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Speech enhancement

Brandon J Auer, Jessica L Calvi, Nicolas M Jordan, David Schrader, Jennifer Byrd-Craven
BACKGROUND: Worry or fear related to speaking in front of others, or more broadly, communicating and interacting with others, is common. At elevated levels, however, it may contribute to heightened stress reactivity during acute speaking challenges. The purpose of this study was to examine multi-system physiological stress reactivity in the context of high-stakes public speaking while considering the impact of hypothesized individual difference risk factors. METHODS: University student participants (n = 95) delivering speeches as a heavily-weighted component of their final grade had saliva samples collected immediately prior to speaking, immediately after, and 20 min after speech completion...
May 8, 2018: Psychoneuroendocrinology
Begoña Díaz, Helen Blank, Katharina von Kriegstein
The cerebral cortex modulates early sensory processing via feed-back connections to sensory pathway nuclei. The functions of this top-down modulation for human behavior are poorly understood. Here, we show that top-down modulation of the visual sensory thalamus (the lateral geniculate body, LGN) is involved in visual-speech recognition. In two independent functional magnetic resonance imaging (fMRI) studies, LGN response increased when participants processed fast-varying features of articulatory movements required for visual-speech recognition, as compared to temporally more stable features required for face identification with the same stimulus material...
May 14, 2018: NeuroImage
Nele Hellbernd, Daniela Sammler
Our ability to understand others' communicative intentions in speech is key to successful social interaction. Indeed, misunderstanding an "excuse me" as apology, while meant as criticism, may have important consequences. Recent behavioural studies have provided evidence that prosody, i.e., vocal tone, is an important indicator for speakers' intentions. Using a novel audio-morphing paradigm, the present fMRI study examined the neurocognitive mechanisms that allow listeners to 'read' speakers' intents from vocal-prosodic patterns...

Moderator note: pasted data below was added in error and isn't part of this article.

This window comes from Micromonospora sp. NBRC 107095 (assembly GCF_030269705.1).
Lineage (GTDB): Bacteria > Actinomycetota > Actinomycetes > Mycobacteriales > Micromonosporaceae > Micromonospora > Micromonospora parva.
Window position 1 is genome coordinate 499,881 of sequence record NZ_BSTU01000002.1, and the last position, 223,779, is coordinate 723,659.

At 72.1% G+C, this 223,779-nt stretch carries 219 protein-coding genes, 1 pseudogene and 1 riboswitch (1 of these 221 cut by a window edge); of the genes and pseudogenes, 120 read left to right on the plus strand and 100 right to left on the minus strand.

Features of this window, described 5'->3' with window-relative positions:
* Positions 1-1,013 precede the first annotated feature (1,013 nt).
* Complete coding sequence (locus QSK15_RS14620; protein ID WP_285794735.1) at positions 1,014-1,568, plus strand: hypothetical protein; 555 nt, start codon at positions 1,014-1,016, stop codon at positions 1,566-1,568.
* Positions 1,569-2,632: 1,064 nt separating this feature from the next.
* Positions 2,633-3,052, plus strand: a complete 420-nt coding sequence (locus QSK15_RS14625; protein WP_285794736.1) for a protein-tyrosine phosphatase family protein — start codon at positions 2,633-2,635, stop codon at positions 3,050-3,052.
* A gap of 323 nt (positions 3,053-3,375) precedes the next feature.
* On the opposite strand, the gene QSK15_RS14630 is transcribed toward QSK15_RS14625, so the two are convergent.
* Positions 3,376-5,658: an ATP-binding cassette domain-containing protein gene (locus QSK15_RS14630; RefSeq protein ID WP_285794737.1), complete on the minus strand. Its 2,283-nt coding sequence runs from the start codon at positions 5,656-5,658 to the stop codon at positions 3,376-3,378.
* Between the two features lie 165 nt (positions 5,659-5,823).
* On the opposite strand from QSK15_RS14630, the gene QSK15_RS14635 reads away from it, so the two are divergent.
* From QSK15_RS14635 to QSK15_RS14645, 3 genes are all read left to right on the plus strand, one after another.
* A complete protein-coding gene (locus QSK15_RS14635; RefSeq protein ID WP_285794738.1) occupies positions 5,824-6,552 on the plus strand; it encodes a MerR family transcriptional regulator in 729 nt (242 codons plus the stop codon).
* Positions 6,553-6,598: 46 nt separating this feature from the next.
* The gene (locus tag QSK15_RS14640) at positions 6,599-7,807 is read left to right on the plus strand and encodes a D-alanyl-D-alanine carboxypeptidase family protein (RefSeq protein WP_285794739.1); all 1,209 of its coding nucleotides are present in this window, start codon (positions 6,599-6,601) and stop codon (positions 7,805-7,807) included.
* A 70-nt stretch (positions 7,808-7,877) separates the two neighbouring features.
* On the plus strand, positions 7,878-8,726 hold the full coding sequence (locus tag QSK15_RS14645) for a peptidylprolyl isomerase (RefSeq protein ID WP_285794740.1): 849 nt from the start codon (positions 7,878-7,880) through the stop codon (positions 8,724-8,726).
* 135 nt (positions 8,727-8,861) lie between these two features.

May 16, 2018: Social Cognitive and Affective Neuroscience
Charles F Emery, Catherine M Stoney, Julian F Thayer, DeWayne Williams, Andrew Bodine
OBJECTIVE: Studies of sex differences in heart rate variability (HRV) typically have not accounted for the influence of family history (FH) of cardiovascular disease (CVD). This study evaluated sex differences in HRV response to speech stress among men and women (age range 30-49 years) with and without a documented FH of CVD. METHODS: Participants were 77 adults (mean age = 39.8 ± 6.2 years; range: 30-49 years; 52% female) with positive FH (FH+, n = 32) and negative FH (FH-, n = 45) of CVD, verified with relatives of participants...
July 2018: Journal of Psychosomatic Research
Adalet Elçin Yıldız, Hülya Maraş Genç, Esra Gürkaş, Havva Akmaz Ünlü, İbrahim Halil Öncel, Alev Güven
PURPOSE: We aimed to present clinical and radiologic characteristics of mild encephalitis/encephalopathy with a reversible splenial lesion (MERS) in children. METHODS: Eight children (5 boys and 3 girls; median age, 5.9 years; age range, 8 months to 14.1 years) diagnosed with MERS between September 2015 and June 2017 were included in the study. We reviewed the patient's data, including demographic characteristics, prodromal and neurologic symptoms, neurologic examination, magnetic resonance imaging and electroencephalography findings, laboratory findings, treatment, and prognosis...